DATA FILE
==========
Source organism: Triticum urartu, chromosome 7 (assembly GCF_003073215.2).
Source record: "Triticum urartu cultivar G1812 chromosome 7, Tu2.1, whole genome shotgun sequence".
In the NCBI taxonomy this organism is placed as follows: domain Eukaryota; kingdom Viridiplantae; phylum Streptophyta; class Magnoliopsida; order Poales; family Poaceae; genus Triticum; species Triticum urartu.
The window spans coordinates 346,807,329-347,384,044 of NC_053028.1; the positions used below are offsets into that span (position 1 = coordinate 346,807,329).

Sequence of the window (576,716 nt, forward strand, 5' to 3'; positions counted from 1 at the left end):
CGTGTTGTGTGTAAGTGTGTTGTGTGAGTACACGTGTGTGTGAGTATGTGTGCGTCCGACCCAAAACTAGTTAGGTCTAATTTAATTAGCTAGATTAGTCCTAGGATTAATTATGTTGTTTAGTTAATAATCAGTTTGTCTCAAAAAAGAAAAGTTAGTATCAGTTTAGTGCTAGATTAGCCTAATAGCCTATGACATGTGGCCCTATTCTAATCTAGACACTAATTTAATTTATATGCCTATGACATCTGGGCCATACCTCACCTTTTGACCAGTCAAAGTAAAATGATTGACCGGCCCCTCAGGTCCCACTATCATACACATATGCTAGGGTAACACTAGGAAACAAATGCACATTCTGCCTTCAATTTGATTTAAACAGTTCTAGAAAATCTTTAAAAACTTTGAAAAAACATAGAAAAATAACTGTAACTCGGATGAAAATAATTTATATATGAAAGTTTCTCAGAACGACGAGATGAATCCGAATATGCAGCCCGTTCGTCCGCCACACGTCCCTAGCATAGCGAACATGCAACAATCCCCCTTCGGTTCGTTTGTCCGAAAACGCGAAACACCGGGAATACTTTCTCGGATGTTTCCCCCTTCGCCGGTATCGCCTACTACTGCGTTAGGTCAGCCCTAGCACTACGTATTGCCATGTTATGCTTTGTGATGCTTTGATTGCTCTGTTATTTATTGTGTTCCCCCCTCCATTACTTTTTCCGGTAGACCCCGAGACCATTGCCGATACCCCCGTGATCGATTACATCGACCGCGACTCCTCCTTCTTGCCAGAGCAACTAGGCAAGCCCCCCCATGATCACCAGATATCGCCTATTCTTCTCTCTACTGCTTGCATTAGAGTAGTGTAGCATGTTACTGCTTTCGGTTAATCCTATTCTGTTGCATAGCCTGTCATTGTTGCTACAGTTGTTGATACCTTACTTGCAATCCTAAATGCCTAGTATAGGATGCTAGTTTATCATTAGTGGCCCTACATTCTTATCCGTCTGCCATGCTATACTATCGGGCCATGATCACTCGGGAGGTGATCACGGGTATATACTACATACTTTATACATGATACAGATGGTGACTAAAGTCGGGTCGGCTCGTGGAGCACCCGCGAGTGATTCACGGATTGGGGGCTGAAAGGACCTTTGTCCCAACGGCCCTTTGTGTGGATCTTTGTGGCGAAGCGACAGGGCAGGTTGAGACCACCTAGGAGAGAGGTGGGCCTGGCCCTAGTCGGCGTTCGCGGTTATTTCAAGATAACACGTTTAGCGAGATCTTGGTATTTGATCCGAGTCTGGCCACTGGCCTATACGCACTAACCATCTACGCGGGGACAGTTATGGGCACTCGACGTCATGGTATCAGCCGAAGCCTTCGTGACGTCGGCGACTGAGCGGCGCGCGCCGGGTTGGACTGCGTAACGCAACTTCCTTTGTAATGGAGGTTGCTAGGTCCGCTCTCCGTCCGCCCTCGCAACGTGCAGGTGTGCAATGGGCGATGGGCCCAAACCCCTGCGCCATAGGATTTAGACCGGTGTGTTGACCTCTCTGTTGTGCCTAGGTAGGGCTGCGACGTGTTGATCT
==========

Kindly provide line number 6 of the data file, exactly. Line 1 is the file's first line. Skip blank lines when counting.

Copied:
CGTGTTGTGTGTAAGTGTGTTGTGTGAGTACACGTGTGTGTGAGTATGTGTGCGTCCGACCCAAAACTAGTTAGGTCTAATTTAATTAGCTAGATTAGTCCTAGGATTAATTATGTTGTTTAGTTAATAATCAGTTTGTCTCAAAAAAGAAAAGTTAGTATCAGTTTAGTGCTAGATTAGCCTAATAGCCTATGACATGTGGCCCTATTCTAATCTAGACACTAATTTAATTTATATGCCTATGACATCTGGGCCATACCTCACCTTTTGACCAGTCAAAGTAAAATGATTGACCGGCCCCTCAGGTCCCACTATCATACACATATGCTAGGGTAACACTAGGAAACAAATGCACATTCTGCCTTCAATTTGATTTAAACAGTTCTAGAAAATCTTTAAAAACTTTGAAAAAACATAGAAAAATAACTGTAACTCGGATGAAAATAATTTATATATGAAAGTTTCTCAGAACGACGAGATGAATCCGAATATGCAGCCCGTTCGTCCGCCACACGTCCCTAGCATAGCGAACATGCAACAATCCCCCTTCGGTTCGTTTGTCCGAAAACGCGAAACACCGGGAATACTTTCTCGGATGTTTCCCCCTTCGCCGGTATCGCCTACTACTGCGTTAGGTCAGCCCTAGCACTACGTATTGCCATGTTATGCTTTGTGATGCTTTGATTGCTCTGTTATTTATTGTGTTCCCCCCTCCATTACTTTTTCCGGTAGACCCCGAGACCATTGCCGATACCCCCGTGATCGATTACATCGACCGCGACTCCTCCTTCTTGCCAGAGCAACTAGGCAAGCCCCCCCATGATCACCAGATATCGCCTATTCTTCTCTCTACTGCTTGCATTAGAGTAGTGTAGCATGTTACTGCTTTCGGTTAATCCTATTCTGTTGCATAGCCTGTCATTGTTGCTACAGTTGTTGATACCTTACTTGCAATCCTAAATGCCTAGTATAGGATGCTAGTTTATCATTAGTGGCCCTACATTCTTATCCGTCTGCCATGCTATACTATCGGGCCATGATCACTCGGGAGGTGATCACGGGTATATACTACATACTTTATACATGATACAGATGGTGACTAAAGTCGGGTCGGCTCGTGGAGCACCCGCGAGTGATTCACGGATTGGGGGCTGAAAGGACCTTTGTCCCAACGGCCCTTTGTGTGGATCTTTGTGGCGAAGCGACAGGGCAGGTTGAGACCACCTAGGAGAGAGGTGGGCCTGGCCCTAGTCGGCGTTCGCGGTTATTTCAAGATAACACGTTTAGCGAGATCTTGGTATTTGATCCGAGTCTGGCCACTGGCCTATACGCACTAACCATCTACGCGGGGACAGTTATGGGCACTCGACGTCATGGTATCAGCCGAAGCCTTCGTGACGTCGGCGACTGAGCGGCGCGCGCCGGGTTGGACTGCGTAACGCAACTTCCTTTGTAATGGAGGTTGCTAGGTCCGCTCTCCGTCCGCCCTCGCAACGTGCAGGTGTGCAATGGGCGATGGGCCCAAACCCCTGCGCCATAGGATTTAGACCGGTGTGTTGACCTCTCTGTTGTGCCTAGGTAGGGCTGCGACGTGTTGATCT